Ronald L. Dougherty
Dr. Dougherty joined the Mechanical Engineering Department at KU in 1999. He was previously on the faculty at Oklahoma State (1985 – 1999), and worked in industry at Pratt & Whitney (1978 – 1982) and Terra Tek (1982 – 1985). He served as Chair of the Mechanical Engineering Department for 13 years, from 1999 to 2012. Dr. Dougherty’s areas of research include laser diagnostics, particulate characterization, two-phase fluid flow and heat transfer, power plant thermal modeling, improvement of pumping systems, boiling, and forensic blood spatter. He has been funded by the National Science Foundation, the Nuclear Regulatory Commission, Grundfos Pump Company, Purolator Products, and other industries as well as state agencies. He has published over 30 peer-reviewed articles and has produced over 70 conference papers and reports.
Dr. Dougherty is a member of the American Society of Mechanical Engineers, the American Institute of Aeronautics and Astronautics (Associate Fellow), the American Society of Heating, Refrigerating, and Air-Conditioning Engineers, the American Society for Engineering Education, and Sigma Xi. He was an Erkine Fellow at the University of Canterbury, Christchurch, New Zealand in 2009. He has served for over a decade as an Associate Editor for the AIAA Journal of Thermophysics and Heat Transfer, and is a Registered Professional Engineer in the state of Oklahoma. He has served on a wide range of committees and has held positions as an officer in various professional and technical societies including ASME, AIAA, and Sigma Xi.
Radiative Heat Transfer, Two-Phase Heat Transfer, Thermal Fluid Sciences, Laser Scattering, Dynamic Light Scattering
Current and Recent Research
Radiative Transfer including Polarization Effects
From recent theoretical and experimental studies, it appears possible to “probe” fluid/particle suspensions with polarized light in order to characterize the particles in suspension. There are significant differences in the signals exiting the suspension, depending upon the type of polarized light used. In particular, the behavior of linearly polarized [laser] light as opposed to that of circularly polarized [laser] light is extremely interesting, and is the current area of interest in this research.
Dynamic Light Scattering
Laser light scattering from very "thin" fluid/particle suspensions can be used to determine the size of the particles suspended in the fluid and the viscosity of the fluid. Research is underway to extend this capability from "thin" suspensions to very dense suspensions - wherein the particles may occupy 2% - 10% of the total suspension volume. Both theoretical and experimental aspects of the problem are being addressed from two points-of-view: directly “handling” the multiple scattering in dense suspensions, and suppressing the multiple scattering to sift out the single scattering signals. In addition, both stagnant and flowing fluid/particle suspensions are being studied.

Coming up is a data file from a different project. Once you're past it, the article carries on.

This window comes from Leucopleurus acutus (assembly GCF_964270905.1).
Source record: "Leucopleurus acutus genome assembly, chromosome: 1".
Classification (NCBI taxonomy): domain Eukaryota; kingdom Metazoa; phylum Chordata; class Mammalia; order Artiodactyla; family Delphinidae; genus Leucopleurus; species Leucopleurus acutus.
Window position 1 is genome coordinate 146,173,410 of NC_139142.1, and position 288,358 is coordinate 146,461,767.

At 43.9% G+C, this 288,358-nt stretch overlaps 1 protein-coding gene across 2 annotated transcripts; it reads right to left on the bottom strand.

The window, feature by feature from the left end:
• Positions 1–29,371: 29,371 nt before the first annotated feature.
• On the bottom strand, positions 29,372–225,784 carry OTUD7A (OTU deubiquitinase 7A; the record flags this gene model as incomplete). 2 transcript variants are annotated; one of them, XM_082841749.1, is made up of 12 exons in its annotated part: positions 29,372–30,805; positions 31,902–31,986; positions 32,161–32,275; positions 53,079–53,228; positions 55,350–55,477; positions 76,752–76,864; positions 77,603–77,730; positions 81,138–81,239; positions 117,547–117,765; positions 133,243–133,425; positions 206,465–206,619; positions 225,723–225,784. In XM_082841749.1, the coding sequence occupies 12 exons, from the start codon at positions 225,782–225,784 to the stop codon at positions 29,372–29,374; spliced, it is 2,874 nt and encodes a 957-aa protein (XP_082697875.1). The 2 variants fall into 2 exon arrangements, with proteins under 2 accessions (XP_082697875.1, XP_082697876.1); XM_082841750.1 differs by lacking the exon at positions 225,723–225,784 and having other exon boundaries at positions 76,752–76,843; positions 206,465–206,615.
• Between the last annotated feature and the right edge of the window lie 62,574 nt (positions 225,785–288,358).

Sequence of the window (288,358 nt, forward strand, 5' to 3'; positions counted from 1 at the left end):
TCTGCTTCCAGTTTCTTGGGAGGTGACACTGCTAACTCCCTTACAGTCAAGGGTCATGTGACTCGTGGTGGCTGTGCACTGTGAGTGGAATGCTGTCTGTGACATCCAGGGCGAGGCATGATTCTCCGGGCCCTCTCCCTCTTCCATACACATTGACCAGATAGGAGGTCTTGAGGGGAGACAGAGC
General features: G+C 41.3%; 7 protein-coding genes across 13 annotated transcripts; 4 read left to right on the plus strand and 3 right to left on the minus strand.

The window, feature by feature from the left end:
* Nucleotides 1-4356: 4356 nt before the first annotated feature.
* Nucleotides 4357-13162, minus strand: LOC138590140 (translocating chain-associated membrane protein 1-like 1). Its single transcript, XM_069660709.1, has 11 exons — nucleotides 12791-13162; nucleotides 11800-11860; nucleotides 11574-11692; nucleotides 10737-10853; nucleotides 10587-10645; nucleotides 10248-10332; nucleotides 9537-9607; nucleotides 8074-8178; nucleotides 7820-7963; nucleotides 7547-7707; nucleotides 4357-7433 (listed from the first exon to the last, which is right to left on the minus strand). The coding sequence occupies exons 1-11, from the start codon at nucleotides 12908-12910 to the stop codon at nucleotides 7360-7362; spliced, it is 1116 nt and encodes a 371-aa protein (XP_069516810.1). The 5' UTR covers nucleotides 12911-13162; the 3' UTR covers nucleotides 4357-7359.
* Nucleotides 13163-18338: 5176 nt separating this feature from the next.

Two-Phase Heat Transfer in Oil and Gas Pipelines
This project involves the examination of open literature heat transfer coefficient correlations; the determination of important parameters affecting the heat transfer coefficient; and the improvement of those correlations. Project application is to the flow of multi-component multiphase fluid flow in pipes with orientations ranging from horizontal to vertical, considering laminar and turbulent flow regimes, and considering the various flow patterns that may arise in such flow situations.
Laser Doppler Velocimetry Applied to Filtration
This project is concerned with the use of an LDV system to determine the local characteristics of automotive filters. The LDV system allows for the non-intrusive study of particle laden air flow fields, and the very small size of the LDV probe volume makes it possible to obtain local data upstream and downstream of a filter, yielding local filtration efficiency results. These results have been compared to the theoretical predictions of other researchers in automotive air filtration.
Radiative Transfer including Reflection/Refraction Effects
When electromagnetic energy passes from one material to another (eg. air to water), the light waves are reflected and refracted. Depending upon the relative refractive index, the angle of incidence, material absorption and scattering characteristics, and material thickness, the change in the light wave intensity leaving the material can be significant. This work is directed toward computing those effects, comparing to measurements, and applying the results to a variety of semi-transparent material interfaces, such as those for air-water interfaces in solar ponds and larger bodies of water.
Radiative Transfer within Layered Materials
This research is studying, experimentally and analytically, the effects of layering fluids or layering particles suspended within those fluids upon a laser beam propagating through and reflected within the layers. The purpose is to explore various combinations of fluids and particles which could effectively trap the radiation within the material, increasing absorption. Application is directed toward better understanding of solar ponds and improvement of their efficiency.